A director is forced to work with his ex-wife, who left him for the boss of the studio bankrolling his new film. But the night before the first day of shooting, he develops a case of psychosomatic blindness.
Suffering from writer's block and eagerly awaiting his writing award, Harry Block remembers events from his past and scenes from his best-selling books as characters, real and fictional, come back to haunt him.
Attempting to impress his ideologies on religion, relationships, and the randomness (and worthlessness) of existence, lifelong New York resident Boris Yellnikoff rants to anyone who will listen, including the audience. But when he begrudgingly allows naive Mississippi runaway Melodie St. Ann Celestine to live in his apartment, his reclusive rages give way to an unlikely friendship and Boris begins to mold the impressionable young girl's worldly views to match his own. When it comes to love, "whatever works" is his motto, but his already perplexed life complicates itself further when Melodie's parents eventually track her down. Written by
The Massie Twins
Like Woody Allen's later film Blue Jasmine (2013), this film takes several cues from Tennessee Williams' "A Streetcar Named Desire". Marietta, a Southern woman visiting the big city, echoes Blanche DuBois in several ways, including being horrified at Melodie's apartment and being coy about her drinking. At least one of her lines ("You are not the gentleman I was expecting") is a direct homage to "A Streetcar Named Desire". See more »
In the scene where Boris is visiting the woman he accidentally injured, set in her hospital room, the boom mic is clearly visible on the left side of the screen. See more »
That's not what I'm saying, imbecile. You guys completely misrepresent my ideas, why would I even want to talk with those idiots.
Just calm down.
That's not true, Boris.
No, don't tell me to calm down, I am calm. Just stop.
Don't jump on us just because we don't understand what you're saying.
I didn't jump on you. It's not the idea behind Christianity I'm faulting, or Judaism, or any religion. It's the professionals who've made it into corporate business. There's big money in the ...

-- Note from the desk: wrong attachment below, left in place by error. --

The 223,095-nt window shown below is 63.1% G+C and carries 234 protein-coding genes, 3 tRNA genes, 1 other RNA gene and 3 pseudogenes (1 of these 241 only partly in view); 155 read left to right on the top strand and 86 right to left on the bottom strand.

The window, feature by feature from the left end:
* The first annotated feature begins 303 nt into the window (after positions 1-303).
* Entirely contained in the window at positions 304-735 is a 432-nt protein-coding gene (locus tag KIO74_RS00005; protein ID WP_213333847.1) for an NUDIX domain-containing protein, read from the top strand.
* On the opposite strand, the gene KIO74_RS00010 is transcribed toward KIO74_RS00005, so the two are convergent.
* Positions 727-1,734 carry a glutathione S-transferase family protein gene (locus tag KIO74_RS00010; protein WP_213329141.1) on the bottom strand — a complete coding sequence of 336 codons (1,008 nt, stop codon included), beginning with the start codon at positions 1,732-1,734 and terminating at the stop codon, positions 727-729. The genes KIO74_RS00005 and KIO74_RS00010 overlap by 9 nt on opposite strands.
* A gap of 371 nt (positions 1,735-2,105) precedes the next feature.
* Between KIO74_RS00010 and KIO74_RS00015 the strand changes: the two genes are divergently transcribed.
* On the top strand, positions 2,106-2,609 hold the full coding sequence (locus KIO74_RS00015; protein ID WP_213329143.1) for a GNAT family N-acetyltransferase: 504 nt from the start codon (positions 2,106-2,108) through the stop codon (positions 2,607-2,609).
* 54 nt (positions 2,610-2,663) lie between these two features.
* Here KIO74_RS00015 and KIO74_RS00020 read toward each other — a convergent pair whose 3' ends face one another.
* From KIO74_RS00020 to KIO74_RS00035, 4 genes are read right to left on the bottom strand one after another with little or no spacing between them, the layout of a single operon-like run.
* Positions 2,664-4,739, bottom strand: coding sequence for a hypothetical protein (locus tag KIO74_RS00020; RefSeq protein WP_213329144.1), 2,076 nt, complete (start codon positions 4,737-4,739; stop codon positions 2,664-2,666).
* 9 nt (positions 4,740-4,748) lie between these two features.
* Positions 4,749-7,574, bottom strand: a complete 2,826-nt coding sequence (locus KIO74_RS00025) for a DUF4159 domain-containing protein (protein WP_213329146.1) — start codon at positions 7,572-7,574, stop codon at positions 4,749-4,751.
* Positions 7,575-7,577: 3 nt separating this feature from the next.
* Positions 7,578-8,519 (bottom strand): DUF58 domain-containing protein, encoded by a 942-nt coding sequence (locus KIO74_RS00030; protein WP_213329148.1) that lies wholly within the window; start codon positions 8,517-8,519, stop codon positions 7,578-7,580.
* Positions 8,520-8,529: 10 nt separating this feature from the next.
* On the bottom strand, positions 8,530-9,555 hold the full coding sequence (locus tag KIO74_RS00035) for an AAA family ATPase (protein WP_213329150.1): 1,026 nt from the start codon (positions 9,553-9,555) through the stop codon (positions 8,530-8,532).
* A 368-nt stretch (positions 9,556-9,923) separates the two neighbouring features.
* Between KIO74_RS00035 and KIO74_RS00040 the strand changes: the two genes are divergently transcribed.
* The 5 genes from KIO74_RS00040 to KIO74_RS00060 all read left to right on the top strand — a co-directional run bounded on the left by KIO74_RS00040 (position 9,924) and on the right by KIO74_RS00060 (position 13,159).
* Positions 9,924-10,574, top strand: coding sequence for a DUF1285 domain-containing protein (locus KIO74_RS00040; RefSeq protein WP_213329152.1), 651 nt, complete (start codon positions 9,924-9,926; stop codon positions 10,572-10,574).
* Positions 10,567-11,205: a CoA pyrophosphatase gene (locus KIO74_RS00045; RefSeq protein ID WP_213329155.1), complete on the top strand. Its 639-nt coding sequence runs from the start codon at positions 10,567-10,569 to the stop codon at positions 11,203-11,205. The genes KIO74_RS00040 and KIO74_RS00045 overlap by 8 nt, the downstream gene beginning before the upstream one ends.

[...] See more »
A trip back to vintage '70s Woody Allen that's almost convincing
For those wondering what happened to the old Woody Allen, here he is. "Whatever Works" is a script from the 1970s. I noticed that without even knowing Allen has been forthright about it. A few script rewrites -- talk about the Taliban and not the Communists -- and old Woody works in a modern context. Then again, "Whatever Works" is not a film that anyone will herald the second coming of great Woody Allen comedy, but it is one that will win over a handful of audience members.
"Whatever Works" is pure vintage Woody. Boris Yellnikoff (Larry David) is a cynical, neurotic and suicidal man that Allen would've played himself in 1977 had he been old enough. He's an elitist intellectual jerk who loves classical music and literature and spews life philosophy. He is a Harvard grad physicist-turned-chess-teacher who considers himself a genius and everyone else a peon. He delivers an opening monologue. He and the characters in this film go to the movies, reference movies and attend art gallery showcases -- and it takes place in New York. This is the comfort food of Woody Allen movies.
If one considers the film's title a mantra, then Allen must've applied it in casting Larry David. David ... works. He's got only a few gears as an actor and we've seen plenty of his main gear on HBO series "Curb Your Enthusiasm." We get lots more of it here, only Boris spouts some of Woody's wittiest lines and insults of all time. It's great, but it comes with the price that Boris is a jerk and his thoughts about life -- we only grow closer to death, love is a waste of time, there's all this crap to worry about -- make him overbearing. It's to Allen's point, but it's difficult to listen to Boris at times.
In a twist of Allen's love for cosmic coincidence, Boris meets a 21-year-old runaway Southern girl named Melodie St. Anne Celestine (Evan Rachel Wood) who he takes in and via foot in the door, ends up letting stay. She's a completely naive and uneducated stereotype, the complete opposite of Boris and all Woody prototypes (with great purpose, however). Mistaking his crafty insults and fatalistic world view for great intelligence, Melodie develops a crush on him and Boris, with his "take what you can get/enjoy what you have" mentality, agrees to marry her. All manages to work until Melodie's mother (Patricia Clarkson) finds her in New York and her traditional views act as a major countering force to their relationship.
Allen's crafty little concoction about not being able to plan for life and love and all its overwhelming negatives that can pop up at any moment is nearly charming. Truthfully, it's a bit sophomoric for his capability level in terms of comedy. The Southern stereotyping, random sharp turn of events and his choice to break the fourth wall (in a film no less) might all be leading somewhere, but it's nothing you totally bite on. The situations are funny and interesting but not believable or sophisticated enough to convince you to start popping Allen's philosophy pills.
"Whatever Works" is neo-classical Woody Allen. It's like asking your mother to cook you something she always made when you were a kid only it's 40 years later and not all the same ingredients are present and she uses some different and not as sophisticated ones as a replacement. In other words not quite what it used to be, but it's still pleasantly palatable and it takes you back in a positive way.
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